History is full of unsung heroes, people who did great things with little to no far-reaching recognition. Just as common are people who performed great deeds and were celebrated in their time but whose stories have been forgotten as the years moved on.
Joseph Murray is one such forgotten hero. He served both in the military and on the faculty at Harvard. As a surgical pioneer, he performed the first successful organ transplant and was awarded a Nobel Prize. Born 100 years ago this week, Joseph Murray has an American story that you need to know.
Joseph Murray was born in Massachusetts on April 1, 1919. A star multi-sport athlete in his younger years, he enrolled in the College of the Holy Cross with a plan to play baseball. However, when he learned that lab classes conflicted with baseball practice, Murray put the sports aside. He earned his humanities degree in 1940 and went on to Harvard Medical School. After earning his medical degree, he interned at Peter Bent Brigham Hospital near Harvard, and enlisted into the U.S. Army Medical Corps.
During World War II, Murray worked in the plastic surgery unit at Pennsylvania’s Valley Forge General Hospital. One of his primary responsibilities was treating injured soldiers; he performed procedures such as skin grafts on patients who had suffered burns and other injuries. Watching grafts heal, Murray and his colleagues realized that whole organ implantation might be possible.
After his discharge from the Army, Murray finished a general surgical residency and joined the staff at Peter Bent Brigham Hospital. He took additional plastic surgery training at two New York hospitals before coming back to Brigham in 1951.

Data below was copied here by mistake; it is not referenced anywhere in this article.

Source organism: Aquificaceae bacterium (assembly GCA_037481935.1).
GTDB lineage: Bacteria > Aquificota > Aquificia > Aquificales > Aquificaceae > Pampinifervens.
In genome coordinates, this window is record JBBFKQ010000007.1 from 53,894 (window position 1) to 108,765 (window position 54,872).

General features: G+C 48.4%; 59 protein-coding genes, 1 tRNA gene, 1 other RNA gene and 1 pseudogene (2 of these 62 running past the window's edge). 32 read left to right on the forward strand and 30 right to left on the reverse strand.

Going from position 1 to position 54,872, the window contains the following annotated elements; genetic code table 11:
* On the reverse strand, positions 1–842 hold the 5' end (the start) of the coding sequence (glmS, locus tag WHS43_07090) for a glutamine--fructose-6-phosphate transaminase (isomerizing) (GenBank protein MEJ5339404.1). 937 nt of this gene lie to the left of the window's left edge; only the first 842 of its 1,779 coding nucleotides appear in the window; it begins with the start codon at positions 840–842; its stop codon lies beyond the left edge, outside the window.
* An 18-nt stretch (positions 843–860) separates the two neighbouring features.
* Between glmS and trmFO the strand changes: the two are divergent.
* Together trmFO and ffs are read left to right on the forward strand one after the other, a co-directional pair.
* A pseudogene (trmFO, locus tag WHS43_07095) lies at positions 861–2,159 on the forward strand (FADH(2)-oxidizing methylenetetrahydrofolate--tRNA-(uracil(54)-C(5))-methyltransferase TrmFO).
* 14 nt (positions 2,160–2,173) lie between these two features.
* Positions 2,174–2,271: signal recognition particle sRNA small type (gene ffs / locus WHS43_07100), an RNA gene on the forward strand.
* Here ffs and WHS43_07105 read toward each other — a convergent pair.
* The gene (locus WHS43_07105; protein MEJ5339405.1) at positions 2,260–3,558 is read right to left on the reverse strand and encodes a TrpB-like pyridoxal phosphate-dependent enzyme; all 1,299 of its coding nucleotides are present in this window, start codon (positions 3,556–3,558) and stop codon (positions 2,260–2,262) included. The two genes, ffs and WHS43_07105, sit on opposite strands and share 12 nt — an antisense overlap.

The culmination of Murray’s interest and study in transplantation occurred on December 23, 1954. Murray and a team of doctors, including noted surgeons J. Hartwell Harrison and John P. Merrill, transplanted a kidney from 23-year-old Ronald Herrick into his twin brother, Richard, who had been fighting chronic nephritis, a kidney inflammation that can lead to a variety of life-threatening problems. Harrison removed the kidney from Ronald, and Murray implanted it in Richard. Though Richard lived for only eight more years after the transplant, the surgery was considered a success.
After the operation, Murray became a world leader in organ transplants. In 1959, he also performed the first successful allograft, a type of cellular transplant that was the forerunner of procedures like bone marrow transplants. While serving on the Harvard Medical School faculty, Murray trained students and visiting surgeons from around the world and traveled himself to conduct surgeries and transplants in developing nations. He was chief plastic surgeon at Brigham (today’s Brigham and Women’s Hospital) until his retirement in 1986; during much of that time, he was also the chief plastic surgeon at Children’s Hospital Boston.
Murray received the Nobel Prize in Physiology or Medicine in 1990 in acknowledgement of his work in organ transplantation. Among his many other accolades, he was awarded the American Surgical Association’s Medal for Distinguished Service to Surgery, the American Association of Plastic Surgeon’s Honorary Award, the Clinician of the Year prize, the National Kidney Foundation’s Gift of Life Award, and the American Academy of Arts and Sciences’ Francis Amory Prize. He was also named Academician of the Pontifical Academy of Sciences at the Vatican in 1996.
Surgery of the Soul: Reflections on a Curious Career, Murray’s autobiography, was released in 2001. Murray passed away at the age of 93 in 2012; fittingly, he drew his last breath at Brigham, the hospital where he made the breakthroughs that would save scores of other lives. Joseph Murray is an overlooked American hero, but his legacy will never fade.
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